Wednesday, October 21, 2009

One Romantic Night a.k.a. The Swan (United Artists, 1930)

by Mark Gabrish Conlan • Copyright © 2009 by Mark Gabrish Conlan • All rights reserved

The film we picked was One Romantic Night, a.k.a. The Swan, a 1930 United Artists release that was the second of three films based on Ferenc Molnar’s play “A hattyú,” meaning “The Swan.” The print we were watching came from a recent TCM showing as part of a day-long festival for D. W. Griffith’s greatest star, Lillian Gish, on her birthday, October 14. On one level it was quite a good movie; the splendiferous sets by William Cameron Menzies and Paul French eloquently framed the action; the pacing of Paul L. Stein’s direction was good and the actors mostly delivered their lines naturalistically, with few of those deadly pauses that marred many early talkies and actually made them seem less realistic than silent films.

On the other hand, it was saddled with a really silly story, one of those love-vs.-duty things: Gish plays Alexandra, daughter of a royal family who lost their throne but still retain their title — and her mom, Beatrice (Marie Dressler, acting with the same transcendent authority she showed in Garbo’s first talkie, Anna Christie, and likewise out-pointing the leads), is determined to rehabilitate the family’s coffers and royal standing by getting Alexandra to marry Prince Albert (Rod LaRocque). Meanwhile, Prince Albert himself isn’t interested in marrying anybody — he’s having too much fun “playing the field” (when he was introduced Charles asked me why he wasn’t singing the lusty songs of the male lead in The Merry Widow) and going through women like a reaper through a wheat field. The entire film takes place on the estate of Alexandra and her parents, and focuses on Beatrice’s attempts to have another man court Alexandra so Albert will get so jealous of Alexandra that he’ll pop the question just to make sure someone else doesn’t get her.

The other man she has in mind is Dr. Nicholas Haller (Conrad Nagel, never any great shakes as an actor but considerably better-looking and sexier than LaRocque!), tutor to Alexandra and her two younger brothers, who’s had an unrequited crush on her and doesn’t seem to mind being used by her mom as a cat’s-paw even though he’s all too aware that he doesn’t stand a chance with a card-carrying princess. At the end, Albert receives a telegram that he’s been ordered by his family to marry Princess Marie of Hohenhauen — only Beatrice checks her copy of Gotha’s Almanac and figures out that there is no such person, but not before Albert has used that information to get Alexandra to run away with him, thinking that pairing up with him is going to cost him his throne and they’ll spend the rest of their days as two footloose ex-royals in South America.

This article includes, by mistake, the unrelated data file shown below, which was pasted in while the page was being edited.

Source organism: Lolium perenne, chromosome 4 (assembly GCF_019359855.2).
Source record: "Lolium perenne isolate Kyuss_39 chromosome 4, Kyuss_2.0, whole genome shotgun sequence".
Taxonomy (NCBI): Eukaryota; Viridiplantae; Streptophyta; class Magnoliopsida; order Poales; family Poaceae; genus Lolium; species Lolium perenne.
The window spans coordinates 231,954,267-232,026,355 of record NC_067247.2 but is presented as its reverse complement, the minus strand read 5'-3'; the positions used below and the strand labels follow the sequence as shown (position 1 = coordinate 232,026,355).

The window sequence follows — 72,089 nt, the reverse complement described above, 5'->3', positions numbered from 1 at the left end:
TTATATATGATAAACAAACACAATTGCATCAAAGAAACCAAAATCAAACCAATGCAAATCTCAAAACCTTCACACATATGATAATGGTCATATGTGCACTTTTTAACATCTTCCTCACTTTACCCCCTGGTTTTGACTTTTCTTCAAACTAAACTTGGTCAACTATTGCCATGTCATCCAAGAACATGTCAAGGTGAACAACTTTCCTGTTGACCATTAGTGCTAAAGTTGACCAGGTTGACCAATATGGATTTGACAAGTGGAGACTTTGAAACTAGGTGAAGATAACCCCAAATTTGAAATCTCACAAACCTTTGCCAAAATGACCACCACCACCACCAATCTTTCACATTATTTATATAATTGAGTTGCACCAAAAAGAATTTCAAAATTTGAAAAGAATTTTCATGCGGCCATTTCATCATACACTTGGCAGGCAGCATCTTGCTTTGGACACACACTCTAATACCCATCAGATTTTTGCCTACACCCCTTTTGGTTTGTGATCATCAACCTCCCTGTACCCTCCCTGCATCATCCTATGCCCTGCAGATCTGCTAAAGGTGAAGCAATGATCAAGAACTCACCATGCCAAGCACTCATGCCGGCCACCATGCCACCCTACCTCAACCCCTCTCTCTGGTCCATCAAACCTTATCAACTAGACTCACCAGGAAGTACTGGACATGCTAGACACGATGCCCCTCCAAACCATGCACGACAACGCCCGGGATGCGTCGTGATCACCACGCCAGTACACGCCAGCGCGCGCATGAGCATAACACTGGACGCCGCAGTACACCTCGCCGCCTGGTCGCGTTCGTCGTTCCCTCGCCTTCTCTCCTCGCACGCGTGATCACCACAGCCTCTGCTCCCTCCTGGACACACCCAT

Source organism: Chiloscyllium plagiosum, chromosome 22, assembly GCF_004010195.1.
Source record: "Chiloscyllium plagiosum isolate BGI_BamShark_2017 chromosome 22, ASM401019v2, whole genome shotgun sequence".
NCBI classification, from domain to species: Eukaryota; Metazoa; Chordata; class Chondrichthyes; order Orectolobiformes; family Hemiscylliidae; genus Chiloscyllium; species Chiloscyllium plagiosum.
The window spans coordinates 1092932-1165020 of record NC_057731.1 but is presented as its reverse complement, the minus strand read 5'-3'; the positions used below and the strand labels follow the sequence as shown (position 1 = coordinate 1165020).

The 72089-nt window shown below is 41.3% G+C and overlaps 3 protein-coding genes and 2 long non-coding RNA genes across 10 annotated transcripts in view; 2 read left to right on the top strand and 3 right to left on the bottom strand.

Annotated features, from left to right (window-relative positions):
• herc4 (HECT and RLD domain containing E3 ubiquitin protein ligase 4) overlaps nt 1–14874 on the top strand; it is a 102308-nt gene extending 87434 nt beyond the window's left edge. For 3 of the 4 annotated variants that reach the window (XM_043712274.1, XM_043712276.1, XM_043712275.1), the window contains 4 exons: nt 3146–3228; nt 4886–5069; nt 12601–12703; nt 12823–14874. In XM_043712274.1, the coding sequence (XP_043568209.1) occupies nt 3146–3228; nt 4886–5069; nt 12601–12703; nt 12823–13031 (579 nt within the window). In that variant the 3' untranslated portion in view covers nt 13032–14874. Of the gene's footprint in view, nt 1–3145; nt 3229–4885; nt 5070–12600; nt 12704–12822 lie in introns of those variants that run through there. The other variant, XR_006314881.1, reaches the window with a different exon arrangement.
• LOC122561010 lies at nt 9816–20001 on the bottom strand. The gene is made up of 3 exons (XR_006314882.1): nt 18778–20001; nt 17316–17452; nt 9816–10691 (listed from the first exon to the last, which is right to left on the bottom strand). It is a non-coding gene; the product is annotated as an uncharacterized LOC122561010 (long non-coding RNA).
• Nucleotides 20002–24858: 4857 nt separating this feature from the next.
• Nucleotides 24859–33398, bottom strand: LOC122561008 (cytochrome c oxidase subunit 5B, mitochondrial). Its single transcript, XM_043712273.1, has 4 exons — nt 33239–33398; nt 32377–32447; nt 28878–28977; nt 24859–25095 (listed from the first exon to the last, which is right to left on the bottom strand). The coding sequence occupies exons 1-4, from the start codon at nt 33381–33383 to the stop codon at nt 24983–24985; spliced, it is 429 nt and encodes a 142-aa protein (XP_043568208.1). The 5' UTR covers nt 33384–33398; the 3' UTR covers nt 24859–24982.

It’s much ado about nothing, really, and both Gish and LaRocque seem a bit nervous about acting in sound films (it was her first talkie, though not his) and Dressler and Nagel both do more credible jobs of acting with their voices. Marie Dressler had the advantage over a lot of other Hollywood actors dealing with the talkie transition of having had extensive experience in both live plays and silent films — this meant she knew movies and she knew dialogue, and here as in Anna Christie it shows in a much greater level of confidence in the process and her ability to create a character in it than that of many of her co-stars. As for Nagel, he was so often tapped for major roles in the early years of sound that he joked that he and his wife could no longer just go to the movies for their own entertainment because they couldn’t find a picture playing anywhere that he wasn’t in.

It’s odd that this piece of Ruritanian cheese has been filmed three times — and though Lillian Gish would act again (even though she made only one other movie, 1933’s His Double Life — in the next 12 years) the stars of the other two versions would not. The first version of The Swan was a silent filmed at Paramount in 1926, just before its lead, Frances Howard, quit acting to marry Sam Goldwyn; and the last version was made at MGM in 1956 just before, in one of those ironic real-life situations that wouldn’t be believed in fiction, its star, Grace Kelly, quit the business to marry Prince Rainier of Monaco and become a princess in real life.